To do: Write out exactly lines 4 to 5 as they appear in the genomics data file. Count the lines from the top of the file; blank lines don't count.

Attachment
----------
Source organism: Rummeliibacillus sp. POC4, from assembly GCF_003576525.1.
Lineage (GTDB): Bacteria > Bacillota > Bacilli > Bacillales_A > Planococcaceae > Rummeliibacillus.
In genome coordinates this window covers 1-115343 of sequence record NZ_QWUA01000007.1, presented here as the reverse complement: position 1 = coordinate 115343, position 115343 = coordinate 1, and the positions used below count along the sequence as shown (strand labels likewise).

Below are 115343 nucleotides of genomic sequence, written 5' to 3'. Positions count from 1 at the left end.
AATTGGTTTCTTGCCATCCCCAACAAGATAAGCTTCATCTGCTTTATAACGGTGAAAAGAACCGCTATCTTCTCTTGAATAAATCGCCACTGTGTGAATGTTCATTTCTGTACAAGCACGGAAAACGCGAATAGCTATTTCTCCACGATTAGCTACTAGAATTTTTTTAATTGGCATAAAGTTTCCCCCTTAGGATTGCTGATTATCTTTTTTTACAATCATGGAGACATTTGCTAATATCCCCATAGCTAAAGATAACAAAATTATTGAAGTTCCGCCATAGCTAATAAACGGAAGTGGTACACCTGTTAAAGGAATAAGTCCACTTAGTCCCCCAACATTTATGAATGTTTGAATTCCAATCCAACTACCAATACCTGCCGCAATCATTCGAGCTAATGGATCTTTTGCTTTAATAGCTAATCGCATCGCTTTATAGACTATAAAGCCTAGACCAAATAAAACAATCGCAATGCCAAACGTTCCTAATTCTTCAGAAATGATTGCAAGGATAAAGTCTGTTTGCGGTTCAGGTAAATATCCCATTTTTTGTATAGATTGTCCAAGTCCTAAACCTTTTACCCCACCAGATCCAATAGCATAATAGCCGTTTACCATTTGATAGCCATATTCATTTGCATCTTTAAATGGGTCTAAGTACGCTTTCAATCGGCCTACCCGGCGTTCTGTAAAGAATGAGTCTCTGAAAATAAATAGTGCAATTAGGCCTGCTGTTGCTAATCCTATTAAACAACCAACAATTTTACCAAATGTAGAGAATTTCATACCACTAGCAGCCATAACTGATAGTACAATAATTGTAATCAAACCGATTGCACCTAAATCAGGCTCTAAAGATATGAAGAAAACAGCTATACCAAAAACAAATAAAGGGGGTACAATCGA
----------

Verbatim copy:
Below are 115343 nucleotides of genomic sequence, written 5' to 3'. Positions count from 1 at the left end.
AATTGGTTTCTTGCCATCCCCAACAAGATAAGCTTCATCTGCTTTATAACGGTGAAAAGAACCGCTATCTTCTCTTGAATAAATCGCCACTGTGTGAATGTTCATTTCTGTACAAGCACGGAAAACGCGAATAGCTATTTCTCCACGATTAGCTACTAGAATTTTTTTAATTGGCATAAAGTTTCCCCCTTAGGATTGCTGATTATCTTTTTTTACAATCATGGAGACATTTGCTAATATCCCCATAGCTAAAGATAACAAAATTATTGAAGTTCCGCCATAGCTAATAAACGGAAGTGGTACACCTGTTAAAGGAATAAGTCCACTTAGTCCCCCAACATTTATGAATGTTTGAATTCCAATCCAACTACCAATACCTGCCGCAATCATTCGAGCTAATGGATCTTTTGCTTTAATAGCTAATCGCATCGCTTTATAGACTATAAAGCCTAGACCAAATAAAACAATCGCAATGCCAAACGTTCCTAATTCTTCAGAAATGATTGCAAGGATAAAGTCTGTTTGCGGTTCAGGTAAATATCCCATTTTTTGTATAGATTGTCCAAGTCCTAAACCTTTTACCCCACCAGATCCAATAGCATAATAGCCGTTTACCATTTGATAGCCATATTCATTTGCATCTTTAAATGGGTCTAAGTACGCTTTCAATCGGCCTACCCGGCGTTCTGTAAAGAATGAGTCTCTGAAAATAAATAGTGCAATTAGGCCTGCTGTTGCTAATCCTATTAAACAACCAACAATTTTACCAAATGTAGAGAATTTCATACCACTAGCAGCCATAACTGATAGTACAATAATTGTAATCAAACCGATTGCACCTAAATCAGGCTCTAAAGATATGAAGAAAACAGCTATACCAAAAACAAATAAAGGGGGTACAATCGA